Vikramabahu, Vikramabāhu: 4 definitions



Vikramabahu means something in Hinduism, Sanskrit. If you want to know the exact meaning, history, etymology or English translation of this term then check out the descriptions on this page. Add your comment or reference to a book if you want to contribute to this summary article.

In Hinduism

Kavya (poetry)

[«previous next»] — Vikramabahu in Kavya glossary
Source: Wisdom Library: The Vetālapañcaviṃśati

Vikramabāhu (विक्रमबाहु) is the name of a king whose story is told in the twenty-first tale of the Vetālapañcaviṃśati, a Sanskrit work relating the ‘twenty-five stories of a vetāla’. These stories revolve around the Indian King Vikramāditya whose kingdom is threatened by the machinations of a necromancer.

context information

Kavya (काव्य, kavya) refers to Sanskrit poetry, a popular ancient Indian tradition of literature. There have been many Sanskrit poets over the ages, hailing from ancient India and beyond. This topic includes mahakavya, or ‘epic poetry’ and natya, or ‘dramatic poetry’.

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Languages of India and abroad

Sanskrit dictionary

[«previous next»] — Vikramabahu in Sanskrit glossary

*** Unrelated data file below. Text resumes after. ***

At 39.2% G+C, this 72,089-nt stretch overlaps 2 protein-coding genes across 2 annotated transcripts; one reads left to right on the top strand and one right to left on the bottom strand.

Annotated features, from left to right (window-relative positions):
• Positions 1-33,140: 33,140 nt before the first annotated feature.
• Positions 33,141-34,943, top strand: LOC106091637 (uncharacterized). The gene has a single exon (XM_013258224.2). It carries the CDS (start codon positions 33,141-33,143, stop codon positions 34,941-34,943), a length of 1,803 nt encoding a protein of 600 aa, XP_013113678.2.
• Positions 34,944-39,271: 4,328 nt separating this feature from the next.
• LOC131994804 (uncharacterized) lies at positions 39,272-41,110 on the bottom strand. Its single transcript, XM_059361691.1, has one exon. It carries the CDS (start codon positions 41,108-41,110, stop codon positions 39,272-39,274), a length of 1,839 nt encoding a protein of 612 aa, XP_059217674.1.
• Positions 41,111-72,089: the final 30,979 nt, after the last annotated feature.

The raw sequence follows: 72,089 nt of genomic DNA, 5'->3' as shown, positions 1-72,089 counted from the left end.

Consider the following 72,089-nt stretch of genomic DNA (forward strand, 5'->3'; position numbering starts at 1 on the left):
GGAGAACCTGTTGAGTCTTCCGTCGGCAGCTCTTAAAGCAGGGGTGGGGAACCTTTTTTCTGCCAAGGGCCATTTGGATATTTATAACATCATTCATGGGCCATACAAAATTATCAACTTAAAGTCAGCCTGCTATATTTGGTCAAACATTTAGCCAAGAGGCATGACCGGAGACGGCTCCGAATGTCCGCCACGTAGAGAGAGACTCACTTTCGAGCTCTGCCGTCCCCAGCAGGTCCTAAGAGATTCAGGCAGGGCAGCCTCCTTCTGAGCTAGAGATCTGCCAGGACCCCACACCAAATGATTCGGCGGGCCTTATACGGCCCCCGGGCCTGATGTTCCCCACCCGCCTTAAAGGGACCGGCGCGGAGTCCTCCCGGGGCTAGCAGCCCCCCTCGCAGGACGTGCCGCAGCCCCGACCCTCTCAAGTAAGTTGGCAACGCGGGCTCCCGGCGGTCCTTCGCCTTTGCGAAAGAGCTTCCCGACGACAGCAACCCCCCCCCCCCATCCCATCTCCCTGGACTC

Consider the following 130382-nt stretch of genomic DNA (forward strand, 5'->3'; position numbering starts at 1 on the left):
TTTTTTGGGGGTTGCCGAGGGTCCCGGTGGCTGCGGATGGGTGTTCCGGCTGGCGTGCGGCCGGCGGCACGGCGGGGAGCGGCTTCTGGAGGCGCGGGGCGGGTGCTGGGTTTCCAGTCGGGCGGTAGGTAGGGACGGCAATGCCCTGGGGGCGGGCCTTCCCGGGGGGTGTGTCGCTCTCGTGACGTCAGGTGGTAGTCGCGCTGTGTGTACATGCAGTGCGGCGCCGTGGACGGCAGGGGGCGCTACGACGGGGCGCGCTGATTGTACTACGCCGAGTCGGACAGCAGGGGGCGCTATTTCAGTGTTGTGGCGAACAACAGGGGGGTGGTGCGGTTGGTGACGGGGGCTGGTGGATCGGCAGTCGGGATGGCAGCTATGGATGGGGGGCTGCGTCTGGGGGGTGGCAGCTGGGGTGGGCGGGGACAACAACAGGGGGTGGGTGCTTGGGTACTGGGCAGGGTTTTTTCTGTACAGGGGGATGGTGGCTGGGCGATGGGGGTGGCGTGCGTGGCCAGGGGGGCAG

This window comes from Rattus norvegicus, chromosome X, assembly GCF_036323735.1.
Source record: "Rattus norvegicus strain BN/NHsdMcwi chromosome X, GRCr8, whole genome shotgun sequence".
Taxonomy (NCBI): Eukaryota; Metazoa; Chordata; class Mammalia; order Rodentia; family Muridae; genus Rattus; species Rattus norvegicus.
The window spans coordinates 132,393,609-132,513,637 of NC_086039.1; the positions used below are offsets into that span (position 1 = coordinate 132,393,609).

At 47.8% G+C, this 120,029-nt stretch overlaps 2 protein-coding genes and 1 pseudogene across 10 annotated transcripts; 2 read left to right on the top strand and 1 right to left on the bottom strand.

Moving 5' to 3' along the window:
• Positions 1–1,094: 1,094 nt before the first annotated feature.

Source: Cologne Digital Sanskrit Dictionaries: Cappeller Sanskrit-English Dictionary

Vikramabāhu (विक्रमबाहु).—[masculine] names of kings.

Source: Cologne Digital Sanskrit Dictionaries: Monier-Williams Sanskrit-English Dictionary

Vikramabāhu (विक्रमबाहु):—[=vi-krama-bāhu] [from vi-krama > vi-kram] 2. vi-krama-bāhu m. Name of various princes, [Ratnāvalī; Catalogue(s)]

[Sanskrit to German] (Deutsch Wörterbuch)

Source: Cologne Digital Sanskrit Dictionaries: Böhtlingk and Roth Grosses Petersburger Wörterbuch

Vikramabāhu (विक्रमबाहु):—m. Nomen proprium eines Fürsten [Oxforder Handschriften 153,a,11.]

context information

Sanskrit, also spelled संस्कृतम् (saṃskṛtam), is an ancient language of India commonly seen as the grandmother of the Indo-European language family (even English!). Closely allied with Prakrit and Pali, Sanskrit is more exhaustive in both grammar and terms and has the most extensive collection of literature in the world, greatly surpassing its sister-languages Greek and Latin.

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